November 20, 2017 | Rome, Italy | °C

The Sheer Impossibility of Nothingness

By Joseph Patrick Pascale
Published: 2015-09-24

"But that's an absurd proposition you want me to accept," I shot back in my foolishness. "We know of no true nothingness. Even a quantum vacuum is very much a something. The idea of a world of nothing has no basis in reality. As far as I can tell, the universe has to contain something."

As I opened my eyes to the blue-green blur of a cold, spring day, baseball players I didn't know hoisting me by the shoulders in the direction of the medical office, I realized that the God I'd rejected as superstitious mumbo-jumbo when slamming my door in the face of Jehovah's Witnesses needed to be very much a real consideration in dissecting the mystery of how something came to exist instead of nothing. The laws of this universe failed to explain how those first particles could have manifested and begun to expand when there was absolutely nothing to create them with. Only a supernatural explanation seemed viable.

The dread of this enigma consumed my very being that semester. Krisna and I spent days in the library, scouring every philosophical and theological text related to the creation of the universe. To fill in the gaps, we'd spend late nights in the two-floor bookstore a few blocks from campus, stealing words with our eyes, and apologetically repaying them by purchasing cups of coffee from their cafι. We'd clog up the philosophy aisle for hours, stacks of books piled around us, loose paper from our notes intermingling together with a sketchy timeline that began with Parmenides and continued through Hegel's, "The Absolute is Becoming." Whenever they kicked us out at midnight, we'd spend another couple of hours at our campus' all-night cafeteria, downloading seminal metaphysical texts that we couldn't find anyplace else. Yet research as assiduously as we could, we merely found a variety of ideas and opinions. There was precious little in the vein of facts or observations.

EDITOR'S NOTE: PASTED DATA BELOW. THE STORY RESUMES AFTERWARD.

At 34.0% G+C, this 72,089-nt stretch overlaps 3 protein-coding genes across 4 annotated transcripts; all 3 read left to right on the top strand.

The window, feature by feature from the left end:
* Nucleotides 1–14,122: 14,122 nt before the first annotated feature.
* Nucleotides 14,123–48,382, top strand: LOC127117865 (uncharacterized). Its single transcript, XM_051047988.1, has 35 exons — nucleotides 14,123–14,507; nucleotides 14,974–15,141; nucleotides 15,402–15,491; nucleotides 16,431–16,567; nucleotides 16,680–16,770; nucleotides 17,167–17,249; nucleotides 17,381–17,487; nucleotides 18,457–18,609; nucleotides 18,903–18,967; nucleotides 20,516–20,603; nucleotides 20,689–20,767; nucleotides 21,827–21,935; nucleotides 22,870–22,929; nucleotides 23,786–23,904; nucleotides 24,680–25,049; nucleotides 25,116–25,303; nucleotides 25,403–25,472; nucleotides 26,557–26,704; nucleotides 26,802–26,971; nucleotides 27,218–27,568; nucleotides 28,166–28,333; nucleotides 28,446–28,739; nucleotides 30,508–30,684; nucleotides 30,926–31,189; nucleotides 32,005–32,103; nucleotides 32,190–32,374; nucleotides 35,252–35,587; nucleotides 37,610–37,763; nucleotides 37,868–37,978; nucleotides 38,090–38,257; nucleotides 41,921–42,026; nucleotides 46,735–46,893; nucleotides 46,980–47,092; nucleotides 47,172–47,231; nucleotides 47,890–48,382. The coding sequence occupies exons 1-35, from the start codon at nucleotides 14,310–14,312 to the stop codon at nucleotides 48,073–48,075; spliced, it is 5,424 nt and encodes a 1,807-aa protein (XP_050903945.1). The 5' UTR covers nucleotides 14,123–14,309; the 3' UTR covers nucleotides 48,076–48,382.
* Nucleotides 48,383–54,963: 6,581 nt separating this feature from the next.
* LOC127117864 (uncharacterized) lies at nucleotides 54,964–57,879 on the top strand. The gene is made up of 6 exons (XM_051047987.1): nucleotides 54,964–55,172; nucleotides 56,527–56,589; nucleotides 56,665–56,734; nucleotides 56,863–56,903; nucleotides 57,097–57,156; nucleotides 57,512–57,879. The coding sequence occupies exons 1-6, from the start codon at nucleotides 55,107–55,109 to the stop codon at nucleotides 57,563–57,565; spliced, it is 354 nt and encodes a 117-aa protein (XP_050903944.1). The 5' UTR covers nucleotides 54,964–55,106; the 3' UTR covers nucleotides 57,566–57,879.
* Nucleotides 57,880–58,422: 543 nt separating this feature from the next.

I still remember the last time I ever saw Krisna — the final day of class. Even then, when all the other students expected to simply hand in their final paper and move on with their lives, she debated me more ardently than ever. But I was feeling contemplative, and I conceded her assertions with vague nods. The question had devoured every cell of certainty that had existed in my brain. I worried that we existed as a random chance of forces beyond our comprehension. It suddenly seemed that she was only disagreeing with me in an effort to regain my attention, but my attention was now on nothing. I feared that the universe could have been nothing, maybe even should have been nothing. I remember offhandedly wishing her a safe flight home as I stood up from my desk. I shuffled out of the classroom, looking everywhere for a clue about nothingness — walking out into my life and continuing the search.

Krisna had insisted that there couldn't have always been something — that there had to be a moment when the switch from nothing to something occurred. I didn't agree with her until the moonlit night behind her dorm when Krisna kissed me for the first time, and I understood creation ex nihilo.

A passion of fury and lust glistened in her eyes, but seconds earlier that kiss did not exist - the kiss was nothingness at that time. In an explosive instant, our lips connected, creating a universe of planets, stars, and creatures that lasted for eons. If you were a creature on the planet that existed in the smallest corner, of the tiniest crease where Krisna's perfect lips met my own, you'd have no conception that your universe extended all the way to the back of our tongues. The knowledge that an even infinitely larger universe existed outside the cave of our mouths, and followed different rules than one created by a young couple that'd had a little too much wine and argument over dinner, would be beyond your realm of comprehension. But you'd be dead long before your universe cracked apart forever, with the separation of our kiss.

— Joseph Patrick Pascale's fiction has been published in Birkensnake, Literary Orphans, 365 Tomorrows, and On a Narrow Windowsill: Fiction and Poetry Folded onto Twitter, among other journals and anthologies. He earned his master's degree in literature from Centenary College, studying under poet Mark Doty. He worked as a farmhand, reporter, auto parts deliverer, and reference book editor before becoming educator.

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